The start of the new year is a great moment to reflect and ask, “What can I do to make my business better?” Your answer about how to bring in business, may not be what you think. Oftentimes, the internal process of how to do sales is less important than how your clients perceive what you do. Niccolo Machiavelli famously said, more articulately than I can, “Everyone sees what you appear to be, few experience what you really are.”
Branding, identity design, and logos play a huge role in the perception of your company. They send signals to potential clients and help guide their decision-making process. In this blog, we break down those keywords to jumpstart your brand identity process and create a shared language to make your business blossom in the new year.
The three functions of Brands: Navigate, Reassure and Engage to Stand Out
Branding is what people say about your product or service when you are not in the room, it’s a feeling or an emotion. Marty Neumeier tells us in The Brand Gap, “A brand is a person’s gut feeling about a product, service, or company. It’s not what you say it is. It’s what they say it is.” We can’t say what they will say, but we can help you shape expectations, memories, stories, or behaviors that inform a client’s decision to choose your product.
Brands have three main functions: navigation, reassurance, and engagement.
1. Brands help your customer choose
Brands help navigate consumers to choose one option from a paralyzing array of choices.
2. Brands reassure
They communicate the intrinsic quality of the product or service and reassure customers that they made the right choice.
3. Brands engage your customers
Brands engage with customers using images, language, and associations to identify with the brand. Branding is the most strategic tool to build a stronger bond and stand out in a crowded marketplace. People fall in love with brands, trust them, and believe they are better than the rest.
The perception and reputation your brand has, affects its success, no matter if it’s a startup, nonprofit, or product. The more competition you have, the more choices that a potential client has. This means you need to build an emotional connection to create a loyal customer.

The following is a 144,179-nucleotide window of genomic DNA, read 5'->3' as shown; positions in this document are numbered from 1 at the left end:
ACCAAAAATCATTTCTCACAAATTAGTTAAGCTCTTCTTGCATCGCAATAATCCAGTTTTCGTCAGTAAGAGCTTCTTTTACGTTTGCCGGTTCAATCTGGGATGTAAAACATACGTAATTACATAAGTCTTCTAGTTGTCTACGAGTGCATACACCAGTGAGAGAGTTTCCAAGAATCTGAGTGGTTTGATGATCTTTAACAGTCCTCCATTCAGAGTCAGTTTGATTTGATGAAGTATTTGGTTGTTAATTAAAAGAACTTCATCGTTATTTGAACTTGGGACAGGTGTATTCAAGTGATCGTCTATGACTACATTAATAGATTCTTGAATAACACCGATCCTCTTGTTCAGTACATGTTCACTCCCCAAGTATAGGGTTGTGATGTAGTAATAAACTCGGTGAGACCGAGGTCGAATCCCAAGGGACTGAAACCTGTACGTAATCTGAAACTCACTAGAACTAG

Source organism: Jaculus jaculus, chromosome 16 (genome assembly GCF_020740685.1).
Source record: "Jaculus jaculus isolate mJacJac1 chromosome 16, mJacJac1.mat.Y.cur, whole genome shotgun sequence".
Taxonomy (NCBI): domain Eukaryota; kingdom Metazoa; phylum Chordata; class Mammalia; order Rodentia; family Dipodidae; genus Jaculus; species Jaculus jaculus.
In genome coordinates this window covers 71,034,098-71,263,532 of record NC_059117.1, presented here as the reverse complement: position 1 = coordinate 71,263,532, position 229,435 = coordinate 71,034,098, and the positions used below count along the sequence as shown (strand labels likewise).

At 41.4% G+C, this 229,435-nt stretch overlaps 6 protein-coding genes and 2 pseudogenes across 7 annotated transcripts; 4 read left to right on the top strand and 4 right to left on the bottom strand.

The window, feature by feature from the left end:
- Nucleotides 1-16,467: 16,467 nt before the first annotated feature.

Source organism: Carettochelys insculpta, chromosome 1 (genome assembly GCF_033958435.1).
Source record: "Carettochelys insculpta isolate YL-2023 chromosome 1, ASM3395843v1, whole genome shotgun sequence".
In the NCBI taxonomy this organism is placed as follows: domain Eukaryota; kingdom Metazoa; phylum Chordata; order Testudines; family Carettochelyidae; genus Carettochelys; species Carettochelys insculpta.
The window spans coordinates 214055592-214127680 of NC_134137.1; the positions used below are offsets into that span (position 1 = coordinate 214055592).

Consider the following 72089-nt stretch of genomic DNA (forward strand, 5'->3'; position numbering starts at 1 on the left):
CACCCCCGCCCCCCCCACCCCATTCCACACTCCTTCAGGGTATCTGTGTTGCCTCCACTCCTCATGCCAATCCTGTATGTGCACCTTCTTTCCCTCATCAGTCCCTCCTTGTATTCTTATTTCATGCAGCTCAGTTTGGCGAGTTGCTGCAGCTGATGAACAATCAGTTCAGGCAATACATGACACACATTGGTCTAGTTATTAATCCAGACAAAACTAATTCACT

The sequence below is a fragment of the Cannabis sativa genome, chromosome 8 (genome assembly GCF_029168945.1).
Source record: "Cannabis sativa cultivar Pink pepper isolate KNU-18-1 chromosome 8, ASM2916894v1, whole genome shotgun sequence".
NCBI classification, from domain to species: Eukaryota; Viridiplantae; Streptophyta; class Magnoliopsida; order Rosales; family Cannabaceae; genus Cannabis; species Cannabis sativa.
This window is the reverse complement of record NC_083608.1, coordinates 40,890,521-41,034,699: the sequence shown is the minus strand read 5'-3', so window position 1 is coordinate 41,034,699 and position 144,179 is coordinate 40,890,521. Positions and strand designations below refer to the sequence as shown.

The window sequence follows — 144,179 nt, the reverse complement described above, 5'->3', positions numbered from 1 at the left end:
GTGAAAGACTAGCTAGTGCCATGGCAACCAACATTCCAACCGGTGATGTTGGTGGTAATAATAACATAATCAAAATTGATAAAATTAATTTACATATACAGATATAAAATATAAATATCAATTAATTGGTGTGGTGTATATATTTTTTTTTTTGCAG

Identity Design: Appeal to Senses and Unify Your Message
One major role in designing the brand is its identity design. Identity design dictates how the brand appears to your audience and includes the visual aspects that form part of the overall brand. Identity design answers, “Who are you? Who needs to know? How will they find out? Why should they care?” in a sensory and visual way.
Visual Identity appeals to user senses
When you design for branding, everything your company does should reflect the values and aims of the business as a whole. The designer forms the foundation of the brand and will develop the logo, fonts, color scheme, and brand style guide. They can also create your stationery, presentation templates, and marketing collateral (brochures, websites, postcards, etc).
Using your senses, the identity design invites potential clients to see, touch, hold, watch, and move the product with consistency. This fuels recognition and makes big ideas and meaning accessible by unifying them into whole systems.
Visual Identity unifies your message across platforms
There’s no shying away from the fact we live in a branded world. It’s important that we build a consistent brand identity to communicate a strong brand idea over and over. When you invest in brand identity, you make it easier for a client to buy and build brand equity.
The Logo: Simplify Your Mark
The brand and identity of your business need to be simplified into a recognizable mark. Are pictures worth a thousand words? When people see your logo, they will think of your brand’s tone of voice and the competitive advantages you offer. A logo identity system and a strong branding system are both crucial for marketing and promoting a consistent image and voice.
The word, ‘logo,’ comes from the Greek word, logotype. Logos means word and typos means imprint. Logo design is used for identification. A logo does not sell the company directly or even describe your business. The color, shape, symbol, and form of a logo serve to promote instant public recognition when you look at it, and sometimes it is a wordmark, like Aetna or IBM. The logo is the mark to identify, not explain.
- Most brands use both words and symbols in their logo, like Adidas.
- Other brands have a logo that’s a wordmark, without a symbol, like Google.
- Lastly, some brands are so well known, they have no typos (words) and just a symbol, like Apple.
Customers don’t experience your company in the form of a logo without context usually. Logos are seen through your website, menu, or product packaging. The logo design does not usually foster a strong emotional reaction by itself.
A logo should not literally describe what a business does, but rather identify the business in a way that is recognized and memorable. That’s why investing in smart branding and a strong brand identity design is crucial.
Need help with your logo?
We can work together to develop a solid foundation for your brand and cue the customer to think of past experiences they had with your brand through a well-designed logo and trigger that emotional or intellectual response. Let’s talk.